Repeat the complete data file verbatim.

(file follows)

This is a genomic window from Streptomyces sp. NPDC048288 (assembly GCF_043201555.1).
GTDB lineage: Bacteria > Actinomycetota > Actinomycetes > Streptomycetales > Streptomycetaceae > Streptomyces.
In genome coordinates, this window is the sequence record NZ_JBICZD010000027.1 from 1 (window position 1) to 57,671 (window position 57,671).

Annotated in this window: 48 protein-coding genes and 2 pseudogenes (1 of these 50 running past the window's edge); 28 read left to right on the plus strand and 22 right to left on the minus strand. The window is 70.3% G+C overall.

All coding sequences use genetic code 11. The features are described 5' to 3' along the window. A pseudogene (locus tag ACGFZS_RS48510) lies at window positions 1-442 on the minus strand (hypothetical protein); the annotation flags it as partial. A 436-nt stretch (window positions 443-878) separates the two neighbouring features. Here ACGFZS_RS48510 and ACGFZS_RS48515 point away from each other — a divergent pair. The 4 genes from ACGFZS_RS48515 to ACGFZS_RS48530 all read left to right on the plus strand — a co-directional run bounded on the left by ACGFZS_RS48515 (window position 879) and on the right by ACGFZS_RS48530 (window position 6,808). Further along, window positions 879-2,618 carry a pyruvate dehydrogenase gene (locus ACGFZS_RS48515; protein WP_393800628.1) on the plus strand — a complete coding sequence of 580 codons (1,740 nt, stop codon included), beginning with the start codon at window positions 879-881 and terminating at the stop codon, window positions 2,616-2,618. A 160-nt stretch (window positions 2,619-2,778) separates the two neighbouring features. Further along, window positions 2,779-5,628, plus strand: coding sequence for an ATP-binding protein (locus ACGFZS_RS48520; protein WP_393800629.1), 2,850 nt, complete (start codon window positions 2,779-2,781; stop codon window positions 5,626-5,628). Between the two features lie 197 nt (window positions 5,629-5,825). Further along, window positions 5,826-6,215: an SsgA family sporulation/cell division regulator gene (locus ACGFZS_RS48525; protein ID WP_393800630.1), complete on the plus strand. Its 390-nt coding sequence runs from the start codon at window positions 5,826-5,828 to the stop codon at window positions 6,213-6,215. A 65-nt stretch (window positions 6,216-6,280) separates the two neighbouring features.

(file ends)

This is a genomic window from Streptomyces sp. NPDC048288 (assembly GCF_043201555.1).
GTDB lineage: Bacteria > Actinomycetota > Actinomycetes > Streptomycetales > Streptomycetaceae > Streptomyces.
In genome coordinates, this window is the sequence record NZ_JBICZD010000027.1 from 1 (window position 1) to 57,671 (window position 57,671).

Annotated in this window: 48 protein-coding genes and 2 pseudogenes (1 of these 50 running past the window's edge); 28 read left to right on the plus strand and 22 right to left on the minus strand. The window is 70.3% G+C overall.

All coding sequences use genetic code 11. The features are described 5' to 3' along the window. A pseudogene (locus tag ACGFZS_RS48510) lies at window positions 1-442 on the minus strand (hypothetical protein); the annotation flags it as partial. A 436-nt stretch (window positions 443-878) separates the two neighbouring features. Here ACGFZS_RS48510 and ACGFZS_RS48515 point away from each other — a divergent pair. The 4 genes from ACGFZS_RS48515 to ACGFZS_RS48530 all read left to right on the plus strand — a co-directional run bounded on the left by ACGFZS_RS48515 (window position 879) and on the right by ACGFZS_RS48530 (window position 6,808). Further along, window positions 879-2,618 carry a pyruvate dehydrogenase gene (locus ACGFZS_RS48515; protein WP_393800628.1) on the plus strand — a complete coding sequence of 580 codons (1,740 nt, stop codon included), beginning with the start codon at window positions 879-881 and terminating at the stop codon, window positions 2,616-2,618. A 160-nt stretch (window positions 2,619-2,778) separates the two neighbouring features. Further along, window positions 2,779-5,628, plus strand: coding sequence for an ATP-binding protein (locus ACGFZS_RS48520; protein WP_393800629.1), 2,850 nt, complete (start codon window positions 2,779-2,781; stop codon window positions 5,626-5,628). Between the two features lie 197 nt (window positions 5,629-5,825). Further along, window positions 5,826-6,215: an SsgA family sporulation/cell division regulator gene (locus ACGFZS_RS48525; protein ID WP_393800630.1), complete on the plus strand. Its 390-nt coding sequence runs from the start codon at window positions 5,826-5,828 to the stop codon at window positions 6,213-6,215. A 65-nt stretch (window positions 6,216-6,280) separates the two neighbouring features.